Matter of pride

It is a matter of some pride for India that an Indian-origin mathematician,  Manjul Bhargava, has been awarded the Fields medal for outstanding discoveries in mathematics this year.

The award is considered the equivalent of the Nobel Prize in mathematics and is given away once in four years. It is given to those who have done significant mathematical work before they are 40 and so sets an ambitious goal for young mathematical minds. No Indian has won the prize in its 80 year-old history and it is also the first time a person of Indian origin has got it. Another young Indian mathematician, Subhash Khot, a professor at New York university, has also been awarded an important Rolf Nevanlinna prize, this year. 

India, where zero was first conceived, has a history of proficiency in mathematics. But its record mainly rests, apart from zero, on the contributions of some early mathematicians who lived many centuries ago.  After a long period of no great creative work, it was Ramanujan in the last century who excelled with his phenomenal genius. It may be argued that the country has better talent in mathematics than in areas of physical science. But it remains a fact that it is mainly Indians, educated or working abroad who won the prestigious world awards.  Manjul Bhargava is a Canadian American working as a professor at Princeton University. Khot studied in India but left for the US for higher studies and work. Both got good support from their family or teachers to develop their talent. The failure of the country to produce great achievers may have to do with the state of education in the country, lack of institutional support or of opportunities for work. The claimed proficiency of Indians in mathematics can be nurtured with better encouragement at home or by the government and institutions. This does not cost too much because mathematics does not need as much infrastructural facilities as other sciences.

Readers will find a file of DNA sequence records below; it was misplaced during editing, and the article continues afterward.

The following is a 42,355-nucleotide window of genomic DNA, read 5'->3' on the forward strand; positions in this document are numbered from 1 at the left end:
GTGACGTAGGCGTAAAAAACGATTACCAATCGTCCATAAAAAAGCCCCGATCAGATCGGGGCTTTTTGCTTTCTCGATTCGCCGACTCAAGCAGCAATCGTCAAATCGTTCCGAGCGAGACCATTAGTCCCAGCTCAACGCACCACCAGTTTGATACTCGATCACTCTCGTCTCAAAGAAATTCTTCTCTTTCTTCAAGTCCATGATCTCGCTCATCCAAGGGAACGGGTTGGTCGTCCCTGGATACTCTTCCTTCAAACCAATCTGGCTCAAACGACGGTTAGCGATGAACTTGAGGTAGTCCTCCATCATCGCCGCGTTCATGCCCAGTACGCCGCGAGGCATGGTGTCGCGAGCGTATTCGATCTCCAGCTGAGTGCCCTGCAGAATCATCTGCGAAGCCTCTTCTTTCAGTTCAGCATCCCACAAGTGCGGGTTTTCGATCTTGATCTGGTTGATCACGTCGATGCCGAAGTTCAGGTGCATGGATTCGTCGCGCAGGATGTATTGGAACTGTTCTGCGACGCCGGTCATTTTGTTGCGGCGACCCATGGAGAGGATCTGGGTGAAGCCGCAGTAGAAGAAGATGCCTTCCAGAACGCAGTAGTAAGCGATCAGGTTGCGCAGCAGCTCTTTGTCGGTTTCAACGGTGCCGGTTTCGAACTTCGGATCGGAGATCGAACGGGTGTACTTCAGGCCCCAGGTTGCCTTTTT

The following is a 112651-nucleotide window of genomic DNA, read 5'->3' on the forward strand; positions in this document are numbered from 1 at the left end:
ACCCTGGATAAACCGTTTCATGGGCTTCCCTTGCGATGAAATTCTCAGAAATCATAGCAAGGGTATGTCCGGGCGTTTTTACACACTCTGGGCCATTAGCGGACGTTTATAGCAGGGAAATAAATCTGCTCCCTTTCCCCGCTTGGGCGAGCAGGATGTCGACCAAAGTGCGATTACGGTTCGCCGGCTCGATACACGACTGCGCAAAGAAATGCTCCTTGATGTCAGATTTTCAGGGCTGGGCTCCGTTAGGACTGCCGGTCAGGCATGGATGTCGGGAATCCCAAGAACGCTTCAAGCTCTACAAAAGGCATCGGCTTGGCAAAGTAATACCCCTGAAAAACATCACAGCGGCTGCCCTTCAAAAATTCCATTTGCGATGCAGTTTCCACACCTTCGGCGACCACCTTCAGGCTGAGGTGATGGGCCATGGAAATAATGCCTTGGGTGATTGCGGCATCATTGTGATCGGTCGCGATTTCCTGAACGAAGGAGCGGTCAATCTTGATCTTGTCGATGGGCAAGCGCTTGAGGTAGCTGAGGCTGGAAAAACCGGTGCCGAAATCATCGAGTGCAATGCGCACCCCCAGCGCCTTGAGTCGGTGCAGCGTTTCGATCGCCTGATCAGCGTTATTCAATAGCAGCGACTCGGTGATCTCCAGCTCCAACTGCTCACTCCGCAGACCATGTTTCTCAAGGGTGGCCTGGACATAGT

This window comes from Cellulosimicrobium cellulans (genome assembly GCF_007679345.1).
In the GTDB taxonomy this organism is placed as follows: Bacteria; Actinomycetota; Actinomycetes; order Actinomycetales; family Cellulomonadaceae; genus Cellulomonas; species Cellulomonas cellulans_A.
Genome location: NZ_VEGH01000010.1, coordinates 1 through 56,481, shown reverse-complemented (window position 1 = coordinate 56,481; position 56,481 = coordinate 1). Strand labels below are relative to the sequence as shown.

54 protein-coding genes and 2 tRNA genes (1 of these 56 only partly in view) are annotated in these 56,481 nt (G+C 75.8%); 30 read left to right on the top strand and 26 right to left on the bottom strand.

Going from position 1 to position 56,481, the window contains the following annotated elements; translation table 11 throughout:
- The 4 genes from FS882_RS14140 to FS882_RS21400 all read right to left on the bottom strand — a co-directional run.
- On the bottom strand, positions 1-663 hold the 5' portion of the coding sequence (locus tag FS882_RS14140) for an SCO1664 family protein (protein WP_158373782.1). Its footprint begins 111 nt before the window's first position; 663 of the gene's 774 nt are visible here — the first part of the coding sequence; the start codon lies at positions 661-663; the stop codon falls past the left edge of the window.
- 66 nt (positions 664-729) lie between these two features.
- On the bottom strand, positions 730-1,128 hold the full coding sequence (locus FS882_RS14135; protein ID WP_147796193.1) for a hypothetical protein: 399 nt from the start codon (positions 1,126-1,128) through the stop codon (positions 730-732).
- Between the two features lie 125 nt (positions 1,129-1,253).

This year’s Fields medal is also notable because one of the three other winners is a woman, an Iranian mathematician, Maryam Mirzakhani, from Stanford University.  It is the first time that the prize has gone to a woman. Women have found it difficult to earn recognition in other fields of science too, though there are greater numbers of them engaged in study and research than in the past. Mirzakhani’s honour should be a matter of inspiration and encouragement for women.

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